The discussions on the economics of the member countries' service sectors became an important topic when the OECD countries looked for a bargaining tool, compensating for their willingness to finally lower their agricultural subsidies, protectionist barriers and other (for example, health-related) restrictions. In that context the Agreement on Trade-related Aspects of Intellectual Property Rights in 1994 arose, which made members of the WTO agree not only to respect the intellectual property rights of patented products, but also to enact compatible legislation and to build up institutions which would enforce the enacted laws.

Besides the computer and entertainment industry, the pharmaceutical companies had long been fighting for that kind of legislation, since some of the emerging market economies had started to build up their own pharmaceutical industries without paying too much attention to the laws and regulations quite often differently prescribed by their own governments. As late as 1986, over 50 countries were not granting patents on pharmaceutical products at all, including quite a number of fully industrialized economies in Europe (UNCTAD 1996).

While the patents on the more profitable drugs alleviating arthritis, heart failure and lung cancer had been of a far lesser concern and demand in the poorer countries than they were in the advanced ones, the international pharmaceutical companies had realized that middle-income countries and the growing middle classes in the large poor countries like India and China were also increasingly demanding medication treating the same major illnesses facing their counterparts in the north. As a consequence, the US pharmaceuticals pressured their government to build strong (TRIPS plus) intellectual property rights into bilateral international trade treaties, which have been negotiated and implemented in a number of developing countries since the mid-1990s.

A major international reaction was voiced in 2001, when the Commission on Intellectual Property Rights was installed by the then British Secretary of State for International Development to report on Integrating Intellectual Property Rights and Development Policy. That Commission came out with a warning, asking developed countries "to consider the available evidence, imperfect as it is, before further extending IP rights." While the Commission agreed that IP protection of some kind would be appropriate at some stage for developing countries, it maintained that "too often the interests of the producer dominate in the evolution of IP policy, and those of the ultimate consumer are either not heard or heeded" (Commission on Intellectual Property Rights 2002, p.3).

Those concerns were also raised by several developing countries, including Brazil and many African governments, stressing the need to support public health needs in the patent issues. The issue at stake was the access to existing drugs and the creation of new ones. On November 14, 2001, the WTO adopted a separate declaration on TRIPS and public health, which opened the way for member countries to fully use the built-in flexibility of TRIPS, including compulsory licensing and parallel importing. At the same time, least developed countries were allowed to delay the introduction and implementation of patent legislation until 2016.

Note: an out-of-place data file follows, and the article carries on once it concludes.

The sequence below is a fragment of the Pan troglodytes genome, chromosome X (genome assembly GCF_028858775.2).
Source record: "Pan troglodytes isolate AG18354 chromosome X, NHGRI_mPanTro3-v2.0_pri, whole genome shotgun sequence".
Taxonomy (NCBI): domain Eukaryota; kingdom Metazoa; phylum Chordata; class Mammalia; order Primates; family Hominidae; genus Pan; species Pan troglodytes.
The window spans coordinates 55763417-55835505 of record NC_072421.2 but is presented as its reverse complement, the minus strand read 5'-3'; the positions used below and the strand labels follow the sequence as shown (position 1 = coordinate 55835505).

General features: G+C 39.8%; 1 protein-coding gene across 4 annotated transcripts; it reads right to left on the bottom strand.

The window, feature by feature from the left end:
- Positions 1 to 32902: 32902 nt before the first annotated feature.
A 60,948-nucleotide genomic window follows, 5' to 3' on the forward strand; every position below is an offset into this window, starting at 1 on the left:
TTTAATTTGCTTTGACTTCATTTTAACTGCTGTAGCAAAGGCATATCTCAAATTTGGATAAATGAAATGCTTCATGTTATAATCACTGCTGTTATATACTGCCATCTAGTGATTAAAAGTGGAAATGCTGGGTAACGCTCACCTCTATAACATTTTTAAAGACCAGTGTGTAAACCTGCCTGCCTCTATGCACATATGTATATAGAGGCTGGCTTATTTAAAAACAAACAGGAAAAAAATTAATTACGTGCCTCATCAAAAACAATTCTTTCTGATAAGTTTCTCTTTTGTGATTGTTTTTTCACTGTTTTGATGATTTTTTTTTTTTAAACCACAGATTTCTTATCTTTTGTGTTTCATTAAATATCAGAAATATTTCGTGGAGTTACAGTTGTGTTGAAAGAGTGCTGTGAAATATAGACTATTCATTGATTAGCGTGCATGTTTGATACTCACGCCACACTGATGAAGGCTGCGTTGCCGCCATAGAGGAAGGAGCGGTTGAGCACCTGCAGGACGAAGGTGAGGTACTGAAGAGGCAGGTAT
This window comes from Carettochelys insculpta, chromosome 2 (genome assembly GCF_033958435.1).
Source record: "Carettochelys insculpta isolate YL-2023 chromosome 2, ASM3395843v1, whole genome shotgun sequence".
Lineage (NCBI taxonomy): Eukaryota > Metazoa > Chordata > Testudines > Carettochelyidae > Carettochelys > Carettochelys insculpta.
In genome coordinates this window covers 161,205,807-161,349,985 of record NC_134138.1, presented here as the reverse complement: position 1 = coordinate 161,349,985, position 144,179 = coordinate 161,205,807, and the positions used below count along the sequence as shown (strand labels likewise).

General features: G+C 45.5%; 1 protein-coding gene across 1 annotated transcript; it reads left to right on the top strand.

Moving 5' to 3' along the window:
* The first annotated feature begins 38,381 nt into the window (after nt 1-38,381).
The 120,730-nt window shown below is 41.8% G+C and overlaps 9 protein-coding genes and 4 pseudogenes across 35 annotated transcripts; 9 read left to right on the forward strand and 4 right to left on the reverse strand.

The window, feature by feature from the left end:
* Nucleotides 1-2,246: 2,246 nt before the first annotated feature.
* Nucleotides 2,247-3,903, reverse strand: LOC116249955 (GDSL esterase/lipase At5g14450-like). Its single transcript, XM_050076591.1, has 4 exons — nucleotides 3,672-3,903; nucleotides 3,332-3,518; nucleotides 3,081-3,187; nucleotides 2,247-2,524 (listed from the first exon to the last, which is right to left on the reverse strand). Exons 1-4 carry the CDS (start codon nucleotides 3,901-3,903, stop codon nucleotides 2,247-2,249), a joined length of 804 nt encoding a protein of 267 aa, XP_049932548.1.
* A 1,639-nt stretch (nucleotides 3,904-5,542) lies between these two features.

On August 30, 2003, WTO members laid down some further clarifications with regards to pharmaceutical patents and the type of exceptions which were justified under the TRIPS agreement. Among others, the 2003 Doha Declaration has made it possible for nonproducing countries to import pharmaceuticals by issuing compulsory licences. Under the so-called "Bolar" provision, some countries can allow manufacturers of generic drugs to use the patented inventions in order to obtain marketing approval from public health authorities without the patent owner's permission and before the patent protection expires, making it possible for the firm to start producing the drug right after expiration of the patent (Article 30).

Putting the claim into socially responsible language, the idea was to strike a balance "between the long-term social objectives of providing incentives for future invention and creation, and the short-term objective allowing people to use existing inventions and creations" (WTO Fact Sheet 2003). That philosophy is expected to work in the following ways:

  • On the one hand, protection of inventions for a fixed period of time should not only give the innovator a reasonable return on a risky investment, but also eventually bring "social" or "external" benefits by providing other researchers to study and improve on the invention and supply society with a constant stream of new innovations and products which will save lives.
  • On the other hand, the TRIPS agreement was to provide flexibility for governments to make exceptions to patent holder rights in cases of emergency, anticompetitive practices, or if the right holder did not supply the invention. As the Doha Declaration states in Article 5c: "National governments have the right to determine what constitutes a national emergency or other circumstances of extreme urgency, it being understood that public health crises, including those related to HIV/AIDS, tuberculosis, malaria and other epidemics, can represent a national emergency or other circumstances of extreme urgency."